The ongoing investigation into Russia’s alleged interference with the 2016 presidential election is finally at the place where Senate Intelligence Committee members are ready to begin releasing their findings. Among the most troubling revelations is the extent to which Russian groups were able to use Facebook to target specific segments of the American population with their propaganda. Over the course of 2015 and 2016, Russian groups spent roughly $100,000 to buy some three thousand ads. Facebook estimates that around ten million people saw these advertisements.
As CNN reports, Facebook allows advertisers to have access to user information in order to target their messages to a specific audience. It’s possible to make selections based on gender, location, age, and interests. For example, by targeting women aged twenty-two to forty-five who live in Wisconsin and like Donald Trump, advertisers could focus their message on the roughly 130,000 Facebook users who fit that description. These search parameters also grant access to the other interests that this segment of people has in common.
Over the course of roughly fifteen months leading up to the 2016 election, Russian agencies used this information to specifically target groups across the country, including those in states like Michigan and Wisconsin, where the president won by a combined 33,400 votes, with ads deemed likely to advance their goals.
That said, it’s impossible to know to what extent these ads impacted the outcome of the election. For example, those targeted because they already supported Trump were likely to vote for him anyways. It’s also important to note that, while the Senate Committee continues to investigate possible links, there is no evidence that the president or members of his team were directly involved with the Russian efforts.
What’s more important today, however, is the fact that the same tactics could be employed by anyone to influence next year’s midterm congressional elections. And as Donie O’Sullivan and Eric Bradner warn, one of the most potent ways to spread false information and damaging stories via social media is to use the very same selection tools outlined above to promote stories that strike at people’s fears and doubts.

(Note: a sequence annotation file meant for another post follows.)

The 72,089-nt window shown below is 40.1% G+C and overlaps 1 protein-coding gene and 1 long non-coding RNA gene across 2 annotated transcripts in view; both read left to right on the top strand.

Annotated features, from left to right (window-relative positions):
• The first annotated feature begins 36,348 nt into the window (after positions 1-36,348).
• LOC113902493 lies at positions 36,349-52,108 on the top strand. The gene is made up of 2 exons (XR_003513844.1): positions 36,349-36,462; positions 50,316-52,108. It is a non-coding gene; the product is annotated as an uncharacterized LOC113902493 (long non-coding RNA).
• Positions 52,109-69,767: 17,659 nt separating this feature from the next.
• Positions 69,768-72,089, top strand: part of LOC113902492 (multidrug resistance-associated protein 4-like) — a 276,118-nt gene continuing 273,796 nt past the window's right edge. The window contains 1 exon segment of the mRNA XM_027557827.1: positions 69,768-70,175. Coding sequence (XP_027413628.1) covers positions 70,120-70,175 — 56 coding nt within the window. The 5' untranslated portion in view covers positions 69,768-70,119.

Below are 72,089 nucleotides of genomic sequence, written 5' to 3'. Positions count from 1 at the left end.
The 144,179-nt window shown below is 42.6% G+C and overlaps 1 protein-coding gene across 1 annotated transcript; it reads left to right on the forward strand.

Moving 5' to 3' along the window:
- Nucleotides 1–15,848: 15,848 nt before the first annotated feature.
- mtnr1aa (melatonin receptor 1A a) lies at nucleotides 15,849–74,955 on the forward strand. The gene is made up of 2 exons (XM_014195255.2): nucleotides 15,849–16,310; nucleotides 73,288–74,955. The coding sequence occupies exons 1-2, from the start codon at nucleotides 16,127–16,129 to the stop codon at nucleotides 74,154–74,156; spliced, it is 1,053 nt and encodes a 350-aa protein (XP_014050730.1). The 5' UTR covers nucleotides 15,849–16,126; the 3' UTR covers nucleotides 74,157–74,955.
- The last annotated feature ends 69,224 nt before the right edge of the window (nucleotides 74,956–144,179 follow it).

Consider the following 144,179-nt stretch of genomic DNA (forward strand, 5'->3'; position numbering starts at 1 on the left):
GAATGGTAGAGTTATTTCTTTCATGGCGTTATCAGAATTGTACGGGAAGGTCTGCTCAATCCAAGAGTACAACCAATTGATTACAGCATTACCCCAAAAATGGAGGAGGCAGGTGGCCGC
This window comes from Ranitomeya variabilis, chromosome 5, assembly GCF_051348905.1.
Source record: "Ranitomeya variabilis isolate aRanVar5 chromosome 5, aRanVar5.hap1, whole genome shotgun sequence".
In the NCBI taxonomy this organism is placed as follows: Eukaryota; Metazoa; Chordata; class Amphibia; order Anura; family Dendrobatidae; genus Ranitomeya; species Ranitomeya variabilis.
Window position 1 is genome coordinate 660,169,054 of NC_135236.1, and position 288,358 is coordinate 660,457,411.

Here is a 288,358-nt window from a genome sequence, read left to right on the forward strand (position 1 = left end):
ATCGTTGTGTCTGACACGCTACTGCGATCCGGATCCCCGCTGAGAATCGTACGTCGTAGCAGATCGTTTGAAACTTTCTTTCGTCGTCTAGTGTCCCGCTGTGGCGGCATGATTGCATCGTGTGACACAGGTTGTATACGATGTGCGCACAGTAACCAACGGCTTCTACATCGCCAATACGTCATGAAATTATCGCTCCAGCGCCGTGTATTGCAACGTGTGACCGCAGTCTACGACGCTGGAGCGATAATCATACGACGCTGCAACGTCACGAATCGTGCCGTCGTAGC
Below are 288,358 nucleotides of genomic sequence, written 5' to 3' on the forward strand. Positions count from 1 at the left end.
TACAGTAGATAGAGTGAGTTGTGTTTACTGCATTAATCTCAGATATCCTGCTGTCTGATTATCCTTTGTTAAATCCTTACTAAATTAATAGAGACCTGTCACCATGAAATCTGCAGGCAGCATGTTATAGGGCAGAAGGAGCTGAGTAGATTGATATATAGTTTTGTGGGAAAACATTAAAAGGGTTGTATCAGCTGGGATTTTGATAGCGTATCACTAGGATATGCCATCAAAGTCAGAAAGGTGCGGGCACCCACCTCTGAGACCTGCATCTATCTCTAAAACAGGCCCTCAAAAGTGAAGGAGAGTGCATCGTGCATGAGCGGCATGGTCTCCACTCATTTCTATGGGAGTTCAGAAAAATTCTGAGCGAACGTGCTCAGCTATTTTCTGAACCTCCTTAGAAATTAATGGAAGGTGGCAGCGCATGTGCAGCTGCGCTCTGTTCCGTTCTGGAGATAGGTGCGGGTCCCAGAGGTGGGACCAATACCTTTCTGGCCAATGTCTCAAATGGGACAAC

For example, if supporters of a particular party “read in their local newspaper that their candidate is struggling among males in their twenties in a particular county, or that their candidate’s opponent needs to hold on to women with college degrees, it’s possible to target groups like that specifically.” By promoting stories and sending ads targeted at such groups, people can wield great influence over key segments of the population without having to adhere to the litany of rules and regulations that govern more traditional media.
And there’s not much we can do to stop them. The only real solution is for people to be more discerning when it comes to how they digest the news.
That should come naturally to Christians, however, considering Scripture instructs us to approach everything about the world around us with that same sort of discernment. John warns us to test everything we hear from others to see if it agrees with God’s word (1 John 4:1). Paul prayed that we would approach our lives with a love defined by the necessary knowledge and discernment to maintain our witness and exude the righteousness of Christ (Philippians 1:9–11). And James reminds us that all we must do to receive this kind of wisdom is faithfully ask the Father “who gives generously to all” (James 1:5).
If the Russians did interfere with the 2016 elections, they simply joined the ranks of Americans who have been attempting to do the same since the dawn of our political system. People have always tried to sway the opinions of others, whether on issues of politics, religion, or any number of other subjects. And they’ll continue to do so because it works.
Scripture’s solution, however, could not be clearer. Will you practice it today?